Researching in Princeton’s Special Collections

If you want to take your research in the humanities to the next level while here at Princeton, one of the best ways you can do that is by availing yourself of Princeton’s Special Collections. Home to vast stockpiles of manuscripts, rare books, coins, and other materials, Special Collections is a great place for students who want to pursue rigorous and impressive humanities research while making use of the excellent resources that Princeton has to offer. Many of these articles were donated by benefactors or acquired by the university specifically so that they could be researched by professors, students, and other researchers. In this article, I’ll present some reasons why you might consider checking out Special Collections, and then follow that up with a basic “how to” for when you visit.

Image shows an Ethiopic book, opened to pages featuring pictures of saints and text in Ge'ez (Classical Ethiopic)

A manuscript of an Ethiopic Synaxarion in Special Collections

One of the biggest challenges when pursuing research in the humanities is figuring out how to say something that has not already been said. There are few things that are more deflating than having a great idea, doing a little bit of digging, and finding out that someone has already published a paper arguing for exactly what you wanted to say. Sometimes it feels like no stone has been left unturned when trying to write about Plato’s Republic or the art of Michelangelo— and while there is certainly a need for further scholarship on these and other major works, sifting through mounds of secondary literature in order to find a gap in the scholarship is a time-consuming and often unexciting task. Not everyone has the ability to casually fly to Italy to look at the Sistine Chapel or pop into the British Library to look at an early Greek manuscript. This is where Princeton’s Special Collections comes into play. Princeton has, right on campus, a vast collection of manuscripts, archival material, and other original sources which are ripe for scholarly examination. Many of these have not been thoroughly studied, and Princeton students are uniquely positioned to research them. 

The two main places on campus where you can access these resources are Mudd Manuscript Library (which houses Princeton’s own archive and a large collection of public policy archival materials) and the Special Collections section on C Floor of Firestone (which houses almost everything else). Mudd Manuscript Library deserves an article of its own, and so I’ll focus instead on how researching in Firestone works. First, you’ll need to make a Research Account on the Library’s website. Second, you should have a general idea of what sorts of materials you want to research, because you can’t wander around the shelves— instead you must request specific materials and then they will be brought to you. If this seems intimidating, fear not! The Guide to Topics page is an excellent starting point. The search bar on the Finding Aids page can help you find relevant materials, and Special Collections has a large team of experts who can help you as well. Third, after digitally submitting a “reading room request” for materials of interest, head downstairs to Special Collections, which is open 9:00-4:45 on weekdays. You’ll have to leave your belongings in a locker outside, but you can bring in your computer. After checking in and washing your hands, you can take a seat in the reading room, and your materials will be brought out for you to examine.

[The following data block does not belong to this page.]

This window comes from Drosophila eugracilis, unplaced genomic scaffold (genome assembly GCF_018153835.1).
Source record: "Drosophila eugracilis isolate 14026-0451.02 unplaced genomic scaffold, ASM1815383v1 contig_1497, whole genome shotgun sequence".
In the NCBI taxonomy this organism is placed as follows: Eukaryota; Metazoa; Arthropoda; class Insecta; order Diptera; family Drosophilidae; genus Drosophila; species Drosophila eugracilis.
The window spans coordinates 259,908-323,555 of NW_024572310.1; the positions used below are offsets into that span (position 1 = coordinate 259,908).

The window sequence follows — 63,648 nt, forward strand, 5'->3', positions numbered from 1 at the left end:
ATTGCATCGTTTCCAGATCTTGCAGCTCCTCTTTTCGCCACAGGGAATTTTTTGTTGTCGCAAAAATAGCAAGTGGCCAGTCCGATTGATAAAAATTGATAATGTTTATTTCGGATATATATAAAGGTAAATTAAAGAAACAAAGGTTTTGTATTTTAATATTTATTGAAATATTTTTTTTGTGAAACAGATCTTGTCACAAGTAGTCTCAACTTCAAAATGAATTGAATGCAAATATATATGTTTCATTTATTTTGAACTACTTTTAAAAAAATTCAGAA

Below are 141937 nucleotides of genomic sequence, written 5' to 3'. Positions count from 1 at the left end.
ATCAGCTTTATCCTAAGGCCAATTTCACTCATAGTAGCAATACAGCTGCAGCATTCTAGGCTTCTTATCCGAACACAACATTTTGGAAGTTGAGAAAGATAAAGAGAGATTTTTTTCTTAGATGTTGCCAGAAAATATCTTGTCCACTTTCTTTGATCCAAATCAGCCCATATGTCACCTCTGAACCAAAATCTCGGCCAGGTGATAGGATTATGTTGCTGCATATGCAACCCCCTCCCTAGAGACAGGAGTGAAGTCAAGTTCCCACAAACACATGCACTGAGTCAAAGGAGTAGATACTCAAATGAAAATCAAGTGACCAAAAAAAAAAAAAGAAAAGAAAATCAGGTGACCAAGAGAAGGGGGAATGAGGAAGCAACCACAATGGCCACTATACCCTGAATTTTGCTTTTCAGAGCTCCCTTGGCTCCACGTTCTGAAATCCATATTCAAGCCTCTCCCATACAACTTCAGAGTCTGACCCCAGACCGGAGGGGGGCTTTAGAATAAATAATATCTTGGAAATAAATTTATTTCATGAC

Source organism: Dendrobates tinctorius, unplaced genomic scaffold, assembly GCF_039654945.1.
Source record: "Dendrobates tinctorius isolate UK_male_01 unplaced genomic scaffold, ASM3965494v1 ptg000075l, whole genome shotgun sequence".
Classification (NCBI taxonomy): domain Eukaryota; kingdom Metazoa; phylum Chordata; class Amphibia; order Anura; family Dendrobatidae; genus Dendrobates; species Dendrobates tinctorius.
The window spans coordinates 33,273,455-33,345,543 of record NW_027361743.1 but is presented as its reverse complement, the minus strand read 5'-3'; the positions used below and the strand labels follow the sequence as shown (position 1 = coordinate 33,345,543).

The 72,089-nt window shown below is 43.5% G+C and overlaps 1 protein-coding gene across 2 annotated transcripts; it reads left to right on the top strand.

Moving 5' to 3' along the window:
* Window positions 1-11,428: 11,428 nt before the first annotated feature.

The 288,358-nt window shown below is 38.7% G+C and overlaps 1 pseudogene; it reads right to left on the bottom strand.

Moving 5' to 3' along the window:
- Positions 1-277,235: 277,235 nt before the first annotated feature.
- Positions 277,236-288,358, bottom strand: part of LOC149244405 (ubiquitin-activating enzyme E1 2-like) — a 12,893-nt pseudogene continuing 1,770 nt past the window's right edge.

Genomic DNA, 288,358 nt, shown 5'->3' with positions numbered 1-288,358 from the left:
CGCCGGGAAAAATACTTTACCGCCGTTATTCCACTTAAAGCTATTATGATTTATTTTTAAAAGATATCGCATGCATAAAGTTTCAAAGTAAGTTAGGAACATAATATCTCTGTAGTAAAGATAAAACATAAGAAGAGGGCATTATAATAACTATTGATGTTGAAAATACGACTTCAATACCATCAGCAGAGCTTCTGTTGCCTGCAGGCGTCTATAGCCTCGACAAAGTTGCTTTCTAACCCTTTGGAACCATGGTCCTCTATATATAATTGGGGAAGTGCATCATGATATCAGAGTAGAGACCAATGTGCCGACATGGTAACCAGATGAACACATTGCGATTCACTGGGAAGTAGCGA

Being able to do hands-on research with all sorts of rare materials is an amazing privilege which any Princeton student can exercise at any time. The breadth of Special Collections’ resources is truly astounding— they have everything from Ancient Egyptian papyri to drafts of famous political cartoons to the personal papers of F. Scott Fitzgerald. They even have John James Audubon’s personal shotgun. There is something here for any and every student to work with. 

Next time you really want to impress your professor with a paper, think about making use of the resources in Special Collections. In my own recent experience, I wanted to research something related to Ethiopia for a final paper for a seminar I’m currently taking. After looking at the Ethiopic Manuscripts catalog, I figured out what exactly I wanted to look at— a few Ethiopic “magic scrolls” in the Princeton collection. I wanted to look at textual variants in Ethiopic biblical quotations, and these scrolls, which are unpublished and only available in Firestone library, turned out to contain variant biblical texts of great interest to me. Getting settled in the reading room and examining the scrolls was a very smooth process, and I found some puzzling parts which I’m in the process of unpacking for my paper. If you’re in a similar position, and are looking for something to research, take a look at Special Collections and take a look at the amazing resources right beneath our feet.

Shane Patrick, Humanities Correspondent